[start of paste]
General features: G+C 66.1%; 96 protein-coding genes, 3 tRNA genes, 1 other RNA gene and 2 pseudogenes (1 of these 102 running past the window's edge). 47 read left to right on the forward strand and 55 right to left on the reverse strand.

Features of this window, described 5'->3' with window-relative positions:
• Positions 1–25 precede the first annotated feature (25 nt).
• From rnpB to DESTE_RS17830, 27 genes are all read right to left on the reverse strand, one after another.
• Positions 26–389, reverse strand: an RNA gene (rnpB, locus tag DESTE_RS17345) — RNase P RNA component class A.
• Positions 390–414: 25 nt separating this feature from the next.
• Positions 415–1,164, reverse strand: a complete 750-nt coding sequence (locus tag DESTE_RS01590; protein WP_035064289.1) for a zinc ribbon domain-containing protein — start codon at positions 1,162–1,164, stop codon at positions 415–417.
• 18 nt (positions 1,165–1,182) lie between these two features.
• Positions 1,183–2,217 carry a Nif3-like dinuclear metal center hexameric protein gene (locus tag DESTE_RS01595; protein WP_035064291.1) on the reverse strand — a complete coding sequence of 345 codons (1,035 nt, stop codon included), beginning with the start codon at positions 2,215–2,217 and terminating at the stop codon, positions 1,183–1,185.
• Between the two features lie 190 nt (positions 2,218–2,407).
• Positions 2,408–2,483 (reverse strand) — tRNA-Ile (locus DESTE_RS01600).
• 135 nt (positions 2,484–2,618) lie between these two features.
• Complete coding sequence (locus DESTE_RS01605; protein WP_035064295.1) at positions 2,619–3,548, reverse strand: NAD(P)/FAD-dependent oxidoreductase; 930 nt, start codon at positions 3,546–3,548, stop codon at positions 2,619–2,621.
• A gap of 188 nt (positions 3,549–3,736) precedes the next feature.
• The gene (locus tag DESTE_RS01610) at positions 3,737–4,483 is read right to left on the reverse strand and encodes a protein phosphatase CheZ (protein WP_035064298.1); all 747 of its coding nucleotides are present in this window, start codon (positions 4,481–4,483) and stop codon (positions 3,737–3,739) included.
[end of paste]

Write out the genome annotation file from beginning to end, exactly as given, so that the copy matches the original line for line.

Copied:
General features: G+C 66.1%; 96 protein-coding genes, 3 tRNA genes, 1 other RNA gene and 2 pseudogenes (1 of these 102 running past the window's edge). 47 read left to right on the forward strand and 55 right to left on the reverse strand.

Features of this window, described 5'->3' with window-relative positions:
• Positions 1–25 precede the first annotated feature (25 nt).
• From rnpB to DESTE_RS17830, 27 genes are all read right to left on the reverse strand, one after another.
• Positions 26–389, reverse strand: an RNA gene (rnpB, locus tag DESTE_RS17345) — RNase P RNA component class A.
• Positions 390–414: 25 nt separating this feature from the next.
• Positions 415–1,164, reverse strand: a complete 750-nt coding sequence (locus tag DESTE_RS01590; protein WP_035064289.1) for a zinc ribbon domain-containing protein — start codon at positions 1,162–1,164, stop codon at positions 415–417.
• 18 nt (positions 1,165–1,182) lie between these two features.
• Positions 1,183–2,217 carry a Nif3-like dinuclear metal center hexameric protein gene (locus tag DESTE_RS01595; protein WP_035064291.1) on the reverse strand — a complete coding sequence of 345 codons (1,035 nt, stop codon included), beginning with the start codon at positions 2,215–2,217 and terminating at the stop codon, positions 1,183–1,185.
• Between the two features lie 190 nt (positions 2,218–2,407).
• Positions 2,408–2,483 (reverse strand) — tRNA-Ile (locus DESTE_RS01600).
• 135 nt (positions 2,484–2,618) lie between these two features.
• Complete coding sequence (locus DESTE_RS01605; protein WP_035064295.1) at positions 2,619–3,548, reverse strand: NAD(P)/FAD-dependent oxidoreductase; 930 nt, start codon at positions 3,546–3,548, stop codon at positions 2,619–2,621.
• A gap of 188 nt (positions 3,549–3,736) precedes the next feature.
• The gene (locus tag DESTE_RS01610) at positions 3,737–4,483 is read right to left on the reverse strand and encodes a protein phosphatase CheZ (protein WP_035064298.1); all 747 of its coding nucleotides are present in this window, start codon (positions 4,481–4,483) and stop codon (positions 3,737–3,739) included.